). The combination of boxing and wrestling in
Greek gymnastics, getting its name from the fact that it called into play
all the powers (πᾶν
of the fighter. At Sparta the name was applied to any rough, irregular fighting that was not
conducted according to any
Wrestlers in the Pancratium. (Krause, |
rules, but in which even biting and scratching were not uncommon. The Greeks
ascribed the invention of the pancratium to Theseus, who thus fought against the Minotaur.
(See the Schol. on
Nem. v. 49
; and Theseus
made its way into the four great games of Greece, and there was a pancratium for boys as well
as for men (Pausan. v. 8 fin.
). It was fought partly standing and
partly on the ground, and the boxing was the chief feature of it (
Nem. iii. 17
Anach. 8, 24
). The caestus
(q. v.) was not used, however, and the blows were given, not with the
closed fist, but with the hands curved, as in the second illustration. When two παγκρατιασταί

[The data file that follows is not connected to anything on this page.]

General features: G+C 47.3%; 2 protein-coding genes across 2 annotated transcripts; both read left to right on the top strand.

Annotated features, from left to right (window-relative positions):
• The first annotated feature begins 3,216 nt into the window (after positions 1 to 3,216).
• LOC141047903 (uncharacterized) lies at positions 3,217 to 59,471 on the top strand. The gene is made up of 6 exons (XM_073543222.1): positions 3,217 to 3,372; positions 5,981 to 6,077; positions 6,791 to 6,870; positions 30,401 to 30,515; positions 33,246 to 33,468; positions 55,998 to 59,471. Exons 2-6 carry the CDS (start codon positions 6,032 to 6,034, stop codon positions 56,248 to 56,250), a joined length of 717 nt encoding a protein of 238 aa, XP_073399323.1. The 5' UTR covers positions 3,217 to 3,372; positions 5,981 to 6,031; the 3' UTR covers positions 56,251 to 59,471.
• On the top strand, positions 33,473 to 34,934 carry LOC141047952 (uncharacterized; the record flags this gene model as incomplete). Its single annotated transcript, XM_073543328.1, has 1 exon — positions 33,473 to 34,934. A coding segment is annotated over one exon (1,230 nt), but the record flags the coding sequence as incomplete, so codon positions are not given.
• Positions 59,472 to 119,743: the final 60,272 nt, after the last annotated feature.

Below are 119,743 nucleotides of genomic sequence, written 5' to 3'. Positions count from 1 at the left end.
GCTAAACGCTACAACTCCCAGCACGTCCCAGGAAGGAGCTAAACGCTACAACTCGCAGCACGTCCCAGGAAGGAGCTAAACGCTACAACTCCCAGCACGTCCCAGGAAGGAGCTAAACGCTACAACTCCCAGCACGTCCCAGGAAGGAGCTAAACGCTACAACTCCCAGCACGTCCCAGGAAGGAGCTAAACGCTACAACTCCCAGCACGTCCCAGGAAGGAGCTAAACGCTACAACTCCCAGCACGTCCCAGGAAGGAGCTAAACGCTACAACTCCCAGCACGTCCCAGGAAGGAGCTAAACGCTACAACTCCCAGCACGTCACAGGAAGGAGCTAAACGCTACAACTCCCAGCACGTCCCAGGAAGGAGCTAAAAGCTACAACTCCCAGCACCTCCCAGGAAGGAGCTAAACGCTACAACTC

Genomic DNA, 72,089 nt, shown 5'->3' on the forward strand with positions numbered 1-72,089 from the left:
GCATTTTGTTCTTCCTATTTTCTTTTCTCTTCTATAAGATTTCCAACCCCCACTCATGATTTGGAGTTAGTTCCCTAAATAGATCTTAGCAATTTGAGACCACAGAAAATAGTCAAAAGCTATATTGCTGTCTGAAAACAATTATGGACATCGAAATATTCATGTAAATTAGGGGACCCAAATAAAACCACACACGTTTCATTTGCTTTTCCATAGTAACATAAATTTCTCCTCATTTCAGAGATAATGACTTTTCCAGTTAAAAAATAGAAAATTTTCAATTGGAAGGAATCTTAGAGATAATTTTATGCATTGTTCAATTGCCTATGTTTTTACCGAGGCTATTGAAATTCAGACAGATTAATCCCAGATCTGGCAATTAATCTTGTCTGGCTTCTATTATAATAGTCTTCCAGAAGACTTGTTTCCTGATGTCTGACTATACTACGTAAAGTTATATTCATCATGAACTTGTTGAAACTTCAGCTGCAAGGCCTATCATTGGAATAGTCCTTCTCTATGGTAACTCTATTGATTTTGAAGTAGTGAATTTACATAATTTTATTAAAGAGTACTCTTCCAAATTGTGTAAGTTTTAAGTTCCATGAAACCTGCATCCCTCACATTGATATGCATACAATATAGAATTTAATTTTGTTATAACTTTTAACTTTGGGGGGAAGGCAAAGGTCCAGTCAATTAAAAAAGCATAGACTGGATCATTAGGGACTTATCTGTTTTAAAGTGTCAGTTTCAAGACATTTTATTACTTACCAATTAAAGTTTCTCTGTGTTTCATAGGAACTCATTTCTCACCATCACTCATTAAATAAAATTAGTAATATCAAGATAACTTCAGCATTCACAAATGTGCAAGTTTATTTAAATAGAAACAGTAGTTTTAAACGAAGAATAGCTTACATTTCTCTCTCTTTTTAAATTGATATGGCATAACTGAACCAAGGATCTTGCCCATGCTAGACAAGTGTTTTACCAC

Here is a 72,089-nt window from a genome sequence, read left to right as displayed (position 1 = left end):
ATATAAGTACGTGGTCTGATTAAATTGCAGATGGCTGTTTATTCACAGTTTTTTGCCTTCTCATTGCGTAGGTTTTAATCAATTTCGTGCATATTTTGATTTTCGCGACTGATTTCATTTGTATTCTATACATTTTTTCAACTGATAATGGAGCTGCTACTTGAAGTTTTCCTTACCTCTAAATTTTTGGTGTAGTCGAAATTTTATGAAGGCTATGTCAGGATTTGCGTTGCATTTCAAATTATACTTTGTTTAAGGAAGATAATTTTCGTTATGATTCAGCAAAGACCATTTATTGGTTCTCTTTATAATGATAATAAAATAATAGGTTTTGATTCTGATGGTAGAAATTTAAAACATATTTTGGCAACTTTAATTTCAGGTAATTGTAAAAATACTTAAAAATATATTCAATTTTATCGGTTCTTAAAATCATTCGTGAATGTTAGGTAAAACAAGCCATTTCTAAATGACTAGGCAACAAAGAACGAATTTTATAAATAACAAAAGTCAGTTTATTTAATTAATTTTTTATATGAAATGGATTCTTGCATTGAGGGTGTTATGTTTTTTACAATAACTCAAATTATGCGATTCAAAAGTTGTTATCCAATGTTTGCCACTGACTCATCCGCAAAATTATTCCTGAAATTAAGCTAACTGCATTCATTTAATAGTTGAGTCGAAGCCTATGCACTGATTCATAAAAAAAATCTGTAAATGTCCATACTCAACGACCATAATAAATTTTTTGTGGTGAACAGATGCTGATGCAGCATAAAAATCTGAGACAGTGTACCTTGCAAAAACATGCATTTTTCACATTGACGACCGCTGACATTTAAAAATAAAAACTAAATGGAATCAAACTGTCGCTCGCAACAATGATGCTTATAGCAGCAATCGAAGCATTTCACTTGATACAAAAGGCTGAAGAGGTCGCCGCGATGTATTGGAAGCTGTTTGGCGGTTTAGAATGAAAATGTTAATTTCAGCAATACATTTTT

began to fight, they stood with outstretched arms,
Pancratium. (Krause, |
feeling for an opening, and each tried to get the other into such a position as to
have the sun shine in his eyes. With the clinch the real fight began. Biting and butting were
against the rules (Lucian,
). The victory was not decided until one of the combatants was
killed, or held up a finger in token of defeat (Imag.
At Rome the pancratium is first mentioned in the time of Caligula (Dio Cass. lix. 13), and
it soon became very popular.
For the training of the fighters, see Athletae
The chief works are those of H. Mercurialis, De Arte Gymnastica
, and Krause,
Die Gymnastik und Agonistik der Hellenen
, i. pp. 534-556.